Tag Archives: thailand

Railay – Day 9

Diamond Cave again.  I wanted to redeem myself on Chock Dee 6a.


Chock Dee 6a. Today’s objective.  It goes up and to the left then finishes under the tree.

Thankfully I was able to redpoint it without any problem.


Looking down after I climbed it a second time to clean.


Here’s where I got confused last time. The rock says go right but the bolts say go left.

After finishing up Chock Dee 6a I wanted to climb Keep The Jam, Man 6a again but some other people were on it.  I decided to give No Name 6a+ a try.  Based on my poor onsight performance of the 6a’s on this wall I wasn’t feeling super confident of sending this route.  But somehow I did it.  Near the crux I was feeling the pump and considered falling but decided to stick with it and somehow I got through it.  So I was pretty happy with the onsight and it helped boost my confidence.

Then I decided to climb the 6b to the right (also named “No Name”).  The anchor was pretty close to No Name 6a+ so I just moved the rope over.  I was feeling confident from my previous climb but also tired so I didn’t want to lead a 6b.

The start of No Name 6b is difficult and bouldery.  Once up and on the little ledge the climbing is a little easier but it is consistent and sustained.  It’s a fun short climb.


The start of No Name 6b.


Looking straight up from No Name 6b

Railay – Day 8

Back to Railay.  I wanted to try Chock Dee 6a.  I made the mistake of not checking the guide book before starting.  So instead of started one route to the left of this one.  Which would have been fine but I couldn’t figure out the crux.  So I traversed over to the right to finish the climb on Mot Daeng 5 which I climbed last time.  All this traversing put a lot of rope drag in the system which was annoying but didn’t cause any real problems.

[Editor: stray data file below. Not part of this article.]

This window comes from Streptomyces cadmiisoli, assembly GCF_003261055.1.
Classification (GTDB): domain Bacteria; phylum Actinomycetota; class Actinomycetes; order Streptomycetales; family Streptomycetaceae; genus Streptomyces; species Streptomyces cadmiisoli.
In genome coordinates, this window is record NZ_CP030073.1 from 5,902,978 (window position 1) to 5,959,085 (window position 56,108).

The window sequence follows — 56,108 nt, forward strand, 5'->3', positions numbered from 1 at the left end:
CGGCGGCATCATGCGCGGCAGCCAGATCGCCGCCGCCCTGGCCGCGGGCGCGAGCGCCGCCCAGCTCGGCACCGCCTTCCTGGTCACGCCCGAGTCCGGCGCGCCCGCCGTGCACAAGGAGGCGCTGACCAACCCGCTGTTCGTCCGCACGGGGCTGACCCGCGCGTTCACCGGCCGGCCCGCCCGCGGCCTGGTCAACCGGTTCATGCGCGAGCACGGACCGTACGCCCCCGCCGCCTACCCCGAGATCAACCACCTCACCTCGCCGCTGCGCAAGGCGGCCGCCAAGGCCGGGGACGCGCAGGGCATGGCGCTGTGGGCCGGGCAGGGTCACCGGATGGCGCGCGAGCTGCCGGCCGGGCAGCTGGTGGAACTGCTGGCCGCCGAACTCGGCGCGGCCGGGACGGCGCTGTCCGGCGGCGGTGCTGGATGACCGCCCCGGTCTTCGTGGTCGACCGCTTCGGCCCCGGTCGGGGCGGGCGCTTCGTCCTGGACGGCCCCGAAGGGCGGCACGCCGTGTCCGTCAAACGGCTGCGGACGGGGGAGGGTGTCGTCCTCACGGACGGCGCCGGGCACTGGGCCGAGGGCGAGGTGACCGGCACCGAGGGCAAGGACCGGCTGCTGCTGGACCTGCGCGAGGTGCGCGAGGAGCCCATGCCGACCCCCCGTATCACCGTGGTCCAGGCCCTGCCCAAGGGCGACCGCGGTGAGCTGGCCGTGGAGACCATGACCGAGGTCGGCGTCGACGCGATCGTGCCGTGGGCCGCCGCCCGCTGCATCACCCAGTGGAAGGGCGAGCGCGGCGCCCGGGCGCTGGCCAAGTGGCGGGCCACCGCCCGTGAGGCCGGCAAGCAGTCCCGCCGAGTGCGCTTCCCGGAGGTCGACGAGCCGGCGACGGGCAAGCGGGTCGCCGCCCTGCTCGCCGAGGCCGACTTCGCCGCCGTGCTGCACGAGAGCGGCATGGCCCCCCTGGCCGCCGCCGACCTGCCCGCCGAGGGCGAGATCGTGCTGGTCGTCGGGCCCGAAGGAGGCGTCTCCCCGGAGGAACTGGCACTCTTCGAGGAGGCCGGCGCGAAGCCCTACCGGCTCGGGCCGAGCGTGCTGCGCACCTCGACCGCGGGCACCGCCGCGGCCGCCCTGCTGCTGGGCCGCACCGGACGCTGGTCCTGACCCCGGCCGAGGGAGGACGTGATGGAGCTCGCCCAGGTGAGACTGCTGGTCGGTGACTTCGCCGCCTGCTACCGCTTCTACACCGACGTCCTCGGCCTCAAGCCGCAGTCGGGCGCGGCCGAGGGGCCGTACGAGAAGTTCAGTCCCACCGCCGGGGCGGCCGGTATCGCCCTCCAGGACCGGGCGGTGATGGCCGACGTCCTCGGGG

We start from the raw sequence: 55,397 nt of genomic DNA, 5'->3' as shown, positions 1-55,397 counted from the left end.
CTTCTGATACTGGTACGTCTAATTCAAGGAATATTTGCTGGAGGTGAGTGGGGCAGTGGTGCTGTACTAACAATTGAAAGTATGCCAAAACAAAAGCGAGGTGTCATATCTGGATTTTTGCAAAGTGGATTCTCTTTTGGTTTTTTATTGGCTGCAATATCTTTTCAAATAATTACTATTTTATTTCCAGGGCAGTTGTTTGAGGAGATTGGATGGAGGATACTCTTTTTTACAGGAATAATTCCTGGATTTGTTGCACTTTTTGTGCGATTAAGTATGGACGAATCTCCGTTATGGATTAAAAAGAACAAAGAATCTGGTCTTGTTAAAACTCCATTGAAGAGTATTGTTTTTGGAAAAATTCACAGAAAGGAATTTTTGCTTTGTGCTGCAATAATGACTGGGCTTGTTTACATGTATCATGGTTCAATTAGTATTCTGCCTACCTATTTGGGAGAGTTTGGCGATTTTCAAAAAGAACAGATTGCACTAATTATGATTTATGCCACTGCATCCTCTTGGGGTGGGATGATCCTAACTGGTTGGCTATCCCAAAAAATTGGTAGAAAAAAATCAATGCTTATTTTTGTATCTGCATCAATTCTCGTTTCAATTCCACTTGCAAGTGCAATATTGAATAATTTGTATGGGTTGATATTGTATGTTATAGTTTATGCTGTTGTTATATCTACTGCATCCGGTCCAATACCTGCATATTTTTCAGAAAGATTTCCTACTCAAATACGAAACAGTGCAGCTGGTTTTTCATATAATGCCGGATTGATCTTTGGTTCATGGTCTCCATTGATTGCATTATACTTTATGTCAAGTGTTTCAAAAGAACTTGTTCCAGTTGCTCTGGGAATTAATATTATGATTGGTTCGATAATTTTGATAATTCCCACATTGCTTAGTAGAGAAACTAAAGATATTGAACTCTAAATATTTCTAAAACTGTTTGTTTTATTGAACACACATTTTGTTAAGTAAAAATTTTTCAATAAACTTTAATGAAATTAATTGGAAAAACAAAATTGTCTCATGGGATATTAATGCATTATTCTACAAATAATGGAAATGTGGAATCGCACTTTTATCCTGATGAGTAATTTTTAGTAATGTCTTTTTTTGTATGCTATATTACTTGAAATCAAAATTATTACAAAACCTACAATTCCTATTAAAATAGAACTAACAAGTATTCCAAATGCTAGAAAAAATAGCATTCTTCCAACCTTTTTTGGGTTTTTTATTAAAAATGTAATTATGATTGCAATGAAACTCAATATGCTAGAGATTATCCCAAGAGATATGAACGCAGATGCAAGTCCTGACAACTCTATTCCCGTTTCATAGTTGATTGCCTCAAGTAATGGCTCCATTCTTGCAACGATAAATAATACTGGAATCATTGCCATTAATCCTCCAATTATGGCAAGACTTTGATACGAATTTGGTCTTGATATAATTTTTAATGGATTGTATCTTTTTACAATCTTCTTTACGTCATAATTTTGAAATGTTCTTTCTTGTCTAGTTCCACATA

There’s a pretty good ledge at the top so I was able to traverse back over to the left and set up a top rope on Chock Dee 6a so I could work out the beta on top rope.  So going up on top rope I still couldn’t figure it out after trying a few different things.  There was lots of big blocky holds to the right but I didn’t use those at first because it seemed off route.  Directly above me was a good size crimp then about four feet above that a small flake I could use as a side pull.  But when going up it’s a dyno from a crimp to this sidepull.  This route being only a 6a should have told me that beta was wrong.  I tried a couple times and failed miserably.

In Thai, Chock Dee / โชคดี means Good Luck.  As in good luck figuring out the beta.

I tried a couple other things that didn’t work out so well but then decided to follow my own advice and use the big jugs.  I got through it then climbed through the crux again and happy that I was able to figure it out.  I just wish I could have done it on lead.  Anong climbed it and said it was easy.  After this we ate lunch and left the rope up since I wanted to climb it again then redpoint it and we were the only ones climbing there today.